Sustainable Development and Poverty in Hispaniola

Haiti and the Dominican Republic share the island of Hispaniola. Despite the proximity, the two countries are worlds apart.

Haiti is the poorest country in the Western hemisphere. Eighty percent of the population lives in some degree of poverty. According to the U.N. Human Development Index, Haiti ranks 149th out of 182 countries.

About a third of the Dominican Republic’s citizens live in poverty. Not an ideal rate by any means, but markedly better than Haiti’s. If you live in the Dominican Republic, you can expect to live 74 years and there is a 90% chance you are literate. In Haiti, those numbers drop to 61 years and 50%, respectively. Child mortality rates are three times higher in Haiti.

Dominican Republic citizens also enjoy infrastructure such as roads and reliable electricity. In Haiti, that is a dream.

How did two countries that share an island become so different? The answer is rooted in their histories and geography, and how both of those shaped their use of the rainforest that once covered most of Hispaniola.

Haiti has a larger coastline than its neighbor, making it more susceptible to hurricanes. Since its biggest cities are on the coast, they are adversely impacted by flooding.

During colonial times, Haiti was a colony of France. The economic driver was forestry and sugar-related agriculture, which caused considerable environmental degradation. The French owners also imported a lot of slaves for labor. Due to the mixing of so many cultures, there has been much political instability since Haiti’s independence in 1804.

The Dominican Republic was ruled by Spain until 1844. Although Spain did exploit the island’s resources for monetary gain, it imported far fewer slaves, leading to a more homogenous culture when they ceded control. Its primary economic driver was livestock farming.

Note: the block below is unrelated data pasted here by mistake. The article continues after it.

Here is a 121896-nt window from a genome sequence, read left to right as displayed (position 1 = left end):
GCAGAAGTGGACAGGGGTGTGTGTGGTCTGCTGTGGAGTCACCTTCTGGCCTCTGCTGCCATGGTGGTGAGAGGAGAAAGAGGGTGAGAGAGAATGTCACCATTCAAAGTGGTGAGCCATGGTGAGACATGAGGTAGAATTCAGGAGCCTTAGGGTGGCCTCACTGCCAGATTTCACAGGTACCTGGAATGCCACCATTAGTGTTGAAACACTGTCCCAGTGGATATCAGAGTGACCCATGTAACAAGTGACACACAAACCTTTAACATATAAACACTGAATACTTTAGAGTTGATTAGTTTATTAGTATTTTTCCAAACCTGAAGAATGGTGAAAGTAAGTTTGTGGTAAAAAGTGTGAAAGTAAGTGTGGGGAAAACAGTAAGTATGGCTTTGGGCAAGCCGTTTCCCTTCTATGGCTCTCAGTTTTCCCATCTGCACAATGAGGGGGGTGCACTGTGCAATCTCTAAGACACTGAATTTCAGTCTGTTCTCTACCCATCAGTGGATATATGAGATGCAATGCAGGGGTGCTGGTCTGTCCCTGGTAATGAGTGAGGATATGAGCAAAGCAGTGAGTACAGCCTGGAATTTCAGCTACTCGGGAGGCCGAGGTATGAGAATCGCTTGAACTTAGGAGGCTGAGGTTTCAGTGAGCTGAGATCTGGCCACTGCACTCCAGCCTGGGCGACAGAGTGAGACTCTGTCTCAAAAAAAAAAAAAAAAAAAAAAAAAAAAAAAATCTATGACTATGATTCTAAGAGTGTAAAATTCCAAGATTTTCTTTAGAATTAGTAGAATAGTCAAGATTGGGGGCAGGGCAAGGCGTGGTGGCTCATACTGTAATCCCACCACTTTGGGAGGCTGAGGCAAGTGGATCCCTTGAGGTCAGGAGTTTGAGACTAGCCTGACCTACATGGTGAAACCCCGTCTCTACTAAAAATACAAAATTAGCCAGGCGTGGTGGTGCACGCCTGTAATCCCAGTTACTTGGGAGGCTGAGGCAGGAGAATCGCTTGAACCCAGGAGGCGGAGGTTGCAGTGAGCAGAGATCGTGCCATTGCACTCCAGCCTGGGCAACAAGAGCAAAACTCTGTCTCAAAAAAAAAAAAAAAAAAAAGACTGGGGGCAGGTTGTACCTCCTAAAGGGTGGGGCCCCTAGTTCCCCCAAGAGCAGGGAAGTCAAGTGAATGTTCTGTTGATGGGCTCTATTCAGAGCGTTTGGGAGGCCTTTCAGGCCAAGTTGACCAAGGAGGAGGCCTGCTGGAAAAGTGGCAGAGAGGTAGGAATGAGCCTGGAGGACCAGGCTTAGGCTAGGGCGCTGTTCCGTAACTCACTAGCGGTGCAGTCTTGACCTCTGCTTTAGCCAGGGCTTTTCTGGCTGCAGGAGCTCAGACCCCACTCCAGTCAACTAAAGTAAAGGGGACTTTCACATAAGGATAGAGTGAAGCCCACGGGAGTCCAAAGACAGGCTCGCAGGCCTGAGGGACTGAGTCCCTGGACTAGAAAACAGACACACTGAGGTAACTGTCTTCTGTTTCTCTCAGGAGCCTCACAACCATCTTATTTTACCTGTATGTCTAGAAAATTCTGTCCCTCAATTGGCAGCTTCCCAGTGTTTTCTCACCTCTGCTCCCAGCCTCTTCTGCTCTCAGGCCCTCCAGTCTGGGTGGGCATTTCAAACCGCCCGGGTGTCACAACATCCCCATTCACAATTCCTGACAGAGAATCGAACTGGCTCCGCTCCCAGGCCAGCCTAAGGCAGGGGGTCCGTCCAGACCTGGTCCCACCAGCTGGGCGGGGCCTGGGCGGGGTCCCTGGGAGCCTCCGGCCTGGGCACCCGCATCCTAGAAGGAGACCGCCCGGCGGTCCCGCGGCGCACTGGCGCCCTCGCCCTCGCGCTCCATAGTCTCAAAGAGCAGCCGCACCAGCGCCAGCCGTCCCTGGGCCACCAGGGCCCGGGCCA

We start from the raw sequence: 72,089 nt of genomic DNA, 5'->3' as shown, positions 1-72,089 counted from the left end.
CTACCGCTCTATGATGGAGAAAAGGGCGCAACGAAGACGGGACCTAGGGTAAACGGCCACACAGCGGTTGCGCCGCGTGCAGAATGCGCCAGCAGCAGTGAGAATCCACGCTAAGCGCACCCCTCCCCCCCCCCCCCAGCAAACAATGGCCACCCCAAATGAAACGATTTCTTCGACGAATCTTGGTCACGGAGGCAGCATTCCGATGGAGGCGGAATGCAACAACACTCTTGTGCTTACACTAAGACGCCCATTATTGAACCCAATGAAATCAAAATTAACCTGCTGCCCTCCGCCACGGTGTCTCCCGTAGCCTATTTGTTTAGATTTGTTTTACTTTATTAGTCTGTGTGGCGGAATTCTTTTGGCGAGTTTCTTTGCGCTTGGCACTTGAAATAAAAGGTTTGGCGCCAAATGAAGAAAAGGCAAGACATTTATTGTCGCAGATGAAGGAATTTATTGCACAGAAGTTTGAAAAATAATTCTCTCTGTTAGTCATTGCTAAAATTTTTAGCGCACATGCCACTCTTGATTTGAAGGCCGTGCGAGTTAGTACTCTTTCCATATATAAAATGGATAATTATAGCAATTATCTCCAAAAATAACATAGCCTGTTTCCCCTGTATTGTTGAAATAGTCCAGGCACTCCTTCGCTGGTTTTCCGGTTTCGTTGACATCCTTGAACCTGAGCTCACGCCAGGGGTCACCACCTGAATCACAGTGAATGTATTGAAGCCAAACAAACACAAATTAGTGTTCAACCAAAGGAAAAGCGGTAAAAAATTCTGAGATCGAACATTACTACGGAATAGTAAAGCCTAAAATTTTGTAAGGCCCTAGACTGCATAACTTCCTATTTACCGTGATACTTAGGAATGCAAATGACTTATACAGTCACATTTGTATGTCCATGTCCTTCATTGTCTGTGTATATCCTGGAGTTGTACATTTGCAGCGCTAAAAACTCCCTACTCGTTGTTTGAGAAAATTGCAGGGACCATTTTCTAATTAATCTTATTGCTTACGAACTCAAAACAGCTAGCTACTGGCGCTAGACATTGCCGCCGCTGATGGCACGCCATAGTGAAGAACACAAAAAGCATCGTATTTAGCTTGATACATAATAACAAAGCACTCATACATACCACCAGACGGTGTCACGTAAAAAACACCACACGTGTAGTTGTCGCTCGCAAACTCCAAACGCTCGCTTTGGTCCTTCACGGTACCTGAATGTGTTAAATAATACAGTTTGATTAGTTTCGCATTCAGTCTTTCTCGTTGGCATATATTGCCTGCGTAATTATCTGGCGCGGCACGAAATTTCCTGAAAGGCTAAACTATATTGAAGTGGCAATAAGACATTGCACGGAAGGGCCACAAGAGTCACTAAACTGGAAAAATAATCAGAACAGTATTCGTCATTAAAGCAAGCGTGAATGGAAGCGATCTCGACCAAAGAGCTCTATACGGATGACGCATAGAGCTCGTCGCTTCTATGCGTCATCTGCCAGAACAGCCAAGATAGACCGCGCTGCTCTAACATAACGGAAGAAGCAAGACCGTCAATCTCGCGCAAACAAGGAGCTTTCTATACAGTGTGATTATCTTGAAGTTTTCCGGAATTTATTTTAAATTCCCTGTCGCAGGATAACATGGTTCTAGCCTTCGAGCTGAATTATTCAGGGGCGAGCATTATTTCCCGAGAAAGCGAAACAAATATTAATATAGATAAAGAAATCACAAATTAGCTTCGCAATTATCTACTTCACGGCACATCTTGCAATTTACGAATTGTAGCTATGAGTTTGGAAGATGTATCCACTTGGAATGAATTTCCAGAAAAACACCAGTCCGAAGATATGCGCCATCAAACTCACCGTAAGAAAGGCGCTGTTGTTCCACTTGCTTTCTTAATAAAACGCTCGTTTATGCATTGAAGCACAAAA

Although the Dominican Republic has endured its fair share of political strife, the country has been politically and economically stable since the institution of a democratic system. The stability has played a role in the preservation of their rainforest. This has had many economic benefits, as tourism is the biggest cog in the country’s economy. There are also many residual effects. The rainforest inhibits mudslides from occurring during rainstorms, preventing millions of dollars of damage to infrastructure. The rainforest also keeps the soil intact for substance farming, which provides a source of livelihood for many people.

In Haiti, 98% of the rainforest has been removed. This process started under French rule and continues to this day. Haiti’s lack of reliable electricity makes wood burning the island’s primary source of power. It is estimated that 15 thousand acres of topsoil are washed away annually. This lowers the monetary and crop productivity of the land, which causes more poverty, which leads to more deforestation.

To break this vicious poverty cycle, the Haitian government has pledged to prevent the complete deforestation of Haiti. President Michel Martelly launched a campaign in 2013 to plant 50 million trees a year. Reforestation is considered essential to raise living standards. The goal is to have forest cover 29% of the country by 2060.

The campaign has slowed deforestation through educational outreach to farmers, and by promoting non-wood burning stoves. Apparel company Timberland and its partner, Smallholder Farmers Alliance, have assisted with the process by planting over five million trees.

The link between poverty and excessive resource exploitation is clear in Haiti. Long-term planning about ecosystem viability is essential, not just for the environment, but also for the people who live there. That’s something every country should notice.

Kevin Meyers

Sources: Time, Deutsche Welle, Food Tank, Heritage.org, Index Mundi, The Guardian
Photo: UNEP